The big hubbub over Brandon Lloyd, which boils down to whether or not he's pesty enough to jettison, is far too premature and underdeveloped to seriously consider.
We can ask, in essence, what is acceptable and unacceptable behavior for an NFL player? And does being moody reach the barometer for unacceptable?
Without answering those questions, it's impossible to gauge whether the Patriots should cut the cord on Lloyd. But you already know the answer to both questions and it has everything to do with star status, contract dollars, productivity, and -- until recently -- perception with the public, at least around these parts.
In colleague Greg Bedard's expanded thoughts on Lloyd Tuesday, he included this damning note:
You just never know what you're going to get with Lloyd, and either you can deal with it or you can't. For example, talked to one player a few weeks ago that said he was talking to Lloyd about something and suddenly Lloyd said in mid-sentence, "I don't want to talk to you anymore," and put his headphones on.
Call it anecdotal, but it's damaging nonetheless to Lloyd's standing in the locker room and a personal problem he'll have to address on his own. But if that's the extent to which the anecdotes run (there are plenty more this reporter and others can summarize in dealing with Lloyd), it's hard to imagine this passes the smell test for a team problem. However, it would also not be surprising if there were more incriminating examples of his surly behavior. He fits the type. But there have been worse characters in the NFL.
Hall of fame bound wide receiver Terrell Owens, a chronic narcissist in his heyday, would hold court with reporters and bash fellow teammates (Jeff Garcia, Donovan McNabb) before going weeks on end without speaking to the media and presumably his teammates. He had an emotional swing that felt like a roller coaster. Then there's Bears quarterback Jay Cutler, whose facial expressions often belie how much he hates his teammates. And sometimes he lets it slip from his mouth.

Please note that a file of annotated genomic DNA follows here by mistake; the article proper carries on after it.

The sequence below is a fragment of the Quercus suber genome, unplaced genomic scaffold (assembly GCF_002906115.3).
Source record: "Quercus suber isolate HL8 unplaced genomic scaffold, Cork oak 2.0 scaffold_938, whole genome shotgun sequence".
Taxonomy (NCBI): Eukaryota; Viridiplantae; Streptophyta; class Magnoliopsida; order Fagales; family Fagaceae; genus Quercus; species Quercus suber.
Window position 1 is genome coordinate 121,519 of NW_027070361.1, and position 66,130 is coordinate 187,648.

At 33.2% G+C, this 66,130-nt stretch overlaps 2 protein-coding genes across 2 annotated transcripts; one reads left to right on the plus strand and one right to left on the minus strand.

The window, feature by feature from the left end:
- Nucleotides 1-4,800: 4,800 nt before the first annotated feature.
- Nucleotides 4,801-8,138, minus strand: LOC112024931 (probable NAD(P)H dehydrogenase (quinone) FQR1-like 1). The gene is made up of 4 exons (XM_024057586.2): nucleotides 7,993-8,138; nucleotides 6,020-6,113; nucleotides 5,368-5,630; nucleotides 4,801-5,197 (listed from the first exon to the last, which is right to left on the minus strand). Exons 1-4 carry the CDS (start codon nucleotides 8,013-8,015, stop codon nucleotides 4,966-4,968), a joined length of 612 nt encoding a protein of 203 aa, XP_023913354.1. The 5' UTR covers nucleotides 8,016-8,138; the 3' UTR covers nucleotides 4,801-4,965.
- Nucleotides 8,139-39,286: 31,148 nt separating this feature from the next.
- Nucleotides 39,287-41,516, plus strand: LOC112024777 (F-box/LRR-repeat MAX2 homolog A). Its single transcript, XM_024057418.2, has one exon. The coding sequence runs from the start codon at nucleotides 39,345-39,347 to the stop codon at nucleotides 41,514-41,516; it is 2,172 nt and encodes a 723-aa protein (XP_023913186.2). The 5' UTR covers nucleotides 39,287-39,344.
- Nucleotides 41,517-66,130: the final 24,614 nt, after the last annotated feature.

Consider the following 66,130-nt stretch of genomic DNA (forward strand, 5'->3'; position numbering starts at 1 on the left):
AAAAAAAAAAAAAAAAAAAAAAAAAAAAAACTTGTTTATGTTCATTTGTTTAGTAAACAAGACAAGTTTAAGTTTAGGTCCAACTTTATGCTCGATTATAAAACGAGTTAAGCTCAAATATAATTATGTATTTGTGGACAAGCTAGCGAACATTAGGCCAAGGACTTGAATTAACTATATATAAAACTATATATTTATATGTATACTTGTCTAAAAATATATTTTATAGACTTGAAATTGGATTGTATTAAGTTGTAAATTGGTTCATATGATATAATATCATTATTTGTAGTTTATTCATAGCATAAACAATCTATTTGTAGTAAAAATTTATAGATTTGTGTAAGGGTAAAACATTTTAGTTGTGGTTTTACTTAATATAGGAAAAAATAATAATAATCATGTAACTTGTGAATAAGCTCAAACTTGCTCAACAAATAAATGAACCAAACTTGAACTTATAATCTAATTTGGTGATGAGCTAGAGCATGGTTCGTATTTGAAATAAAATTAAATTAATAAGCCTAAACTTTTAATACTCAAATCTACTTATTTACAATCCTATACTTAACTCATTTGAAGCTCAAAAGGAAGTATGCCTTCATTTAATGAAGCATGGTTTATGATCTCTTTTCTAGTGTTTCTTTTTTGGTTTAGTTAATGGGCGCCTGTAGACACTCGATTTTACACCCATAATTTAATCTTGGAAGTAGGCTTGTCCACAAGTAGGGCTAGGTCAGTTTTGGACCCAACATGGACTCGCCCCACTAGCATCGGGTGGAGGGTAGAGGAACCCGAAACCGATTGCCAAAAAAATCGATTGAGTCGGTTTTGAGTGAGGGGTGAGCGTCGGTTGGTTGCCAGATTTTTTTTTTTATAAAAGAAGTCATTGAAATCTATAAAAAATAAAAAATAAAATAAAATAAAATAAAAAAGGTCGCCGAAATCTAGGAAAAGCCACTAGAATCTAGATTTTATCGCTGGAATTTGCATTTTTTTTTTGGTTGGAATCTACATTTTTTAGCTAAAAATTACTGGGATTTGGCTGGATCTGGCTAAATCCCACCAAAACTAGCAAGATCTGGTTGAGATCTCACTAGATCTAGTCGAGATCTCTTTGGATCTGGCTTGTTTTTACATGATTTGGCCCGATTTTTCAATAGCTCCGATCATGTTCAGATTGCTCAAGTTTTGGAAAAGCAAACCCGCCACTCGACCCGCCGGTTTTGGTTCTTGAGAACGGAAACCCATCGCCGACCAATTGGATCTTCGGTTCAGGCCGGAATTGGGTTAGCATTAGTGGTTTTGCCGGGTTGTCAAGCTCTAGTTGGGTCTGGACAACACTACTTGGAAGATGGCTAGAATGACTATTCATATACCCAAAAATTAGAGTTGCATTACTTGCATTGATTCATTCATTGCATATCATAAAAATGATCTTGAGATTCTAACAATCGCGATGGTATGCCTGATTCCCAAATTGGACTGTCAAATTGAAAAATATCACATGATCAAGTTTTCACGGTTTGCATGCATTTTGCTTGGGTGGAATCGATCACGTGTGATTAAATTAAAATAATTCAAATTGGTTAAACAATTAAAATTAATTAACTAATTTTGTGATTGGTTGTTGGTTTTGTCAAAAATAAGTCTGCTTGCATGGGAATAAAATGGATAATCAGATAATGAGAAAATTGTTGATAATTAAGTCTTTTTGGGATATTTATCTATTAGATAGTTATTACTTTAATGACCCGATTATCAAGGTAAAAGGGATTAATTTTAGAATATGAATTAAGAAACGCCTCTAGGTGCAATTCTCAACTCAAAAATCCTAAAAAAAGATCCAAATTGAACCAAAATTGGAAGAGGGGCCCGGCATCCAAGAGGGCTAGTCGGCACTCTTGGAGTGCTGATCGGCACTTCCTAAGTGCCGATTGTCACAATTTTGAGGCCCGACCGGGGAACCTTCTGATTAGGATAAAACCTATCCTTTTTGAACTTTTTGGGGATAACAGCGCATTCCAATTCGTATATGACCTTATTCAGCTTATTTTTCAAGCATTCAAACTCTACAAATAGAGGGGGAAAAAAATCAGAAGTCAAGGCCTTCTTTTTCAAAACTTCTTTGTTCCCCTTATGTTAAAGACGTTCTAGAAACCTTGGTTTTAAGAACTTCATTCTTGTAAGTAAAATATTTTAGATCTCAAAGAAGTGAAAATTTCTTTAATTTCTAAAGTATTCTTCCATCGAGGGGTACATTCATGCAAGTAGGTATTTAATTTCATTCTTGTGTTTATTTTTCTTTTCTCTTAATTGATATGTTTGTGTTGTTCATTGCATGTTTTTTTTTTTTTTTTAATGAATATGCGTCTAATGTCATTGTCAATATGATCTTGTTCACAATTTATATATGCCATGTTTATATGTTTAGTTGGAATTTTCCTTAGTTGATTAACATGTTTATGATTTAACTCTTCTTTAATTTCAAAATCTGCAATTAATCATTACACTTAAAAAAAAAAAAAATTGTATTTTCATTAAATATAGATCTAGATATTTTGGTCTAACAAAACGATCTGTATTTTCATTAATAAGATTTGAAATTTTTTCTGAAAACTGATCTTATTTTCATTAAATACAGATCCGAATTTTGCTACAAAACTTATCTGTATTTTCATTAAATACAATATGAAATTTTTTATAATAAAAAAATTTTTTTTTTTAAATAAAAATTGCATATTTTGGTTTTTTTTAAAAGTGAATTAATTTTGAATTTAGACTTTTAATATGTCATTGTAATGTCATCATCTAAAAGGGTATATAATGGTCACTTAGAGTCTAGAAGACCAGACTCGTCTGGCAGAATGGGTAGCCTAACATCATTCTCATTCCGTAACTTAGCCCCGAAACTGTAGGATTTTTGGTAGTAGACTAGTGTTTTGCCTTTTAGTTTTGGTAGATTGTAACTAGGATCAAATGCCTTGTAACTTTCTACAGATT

Should the Patriots keep Lloyd? Of course they should. Should they back out of the final two years of his contract, worth an estimated cap hit of $10 million over that span? Eh. That's a different matter wrought with financial wrangling.
The problem is one of precedence. If the Patriots decide that productive players, who happen to be quirky and reasonably tough to manage, are unworthy to be on their roster, the team will continue to have a hard time luring and keeping high profile players developed outside of the Patriot Way. Think Randy Moss. Think Adalius Thomas.
The list of those foregone -- for reasons far beyond their moodiness or attitude toward the team -- is a short one, most notably because the barometer is so high to be considered disruptive.
Questioning whether Lloyd is a cancerous addition to the team is fair. But the facts, as they are known, do not reach the threshold for expecting his departure. What is known is that he showed up for all 16 games, caught 74 passes for 911 yards and four touchdowns, and is one of three receivers under contract for the 2013 season. The others are Matthew Slater and Kamar Aiken.
It should take a lot more than being Mr. Grumpy pants for Lloyd to go. So I don't suspect as much.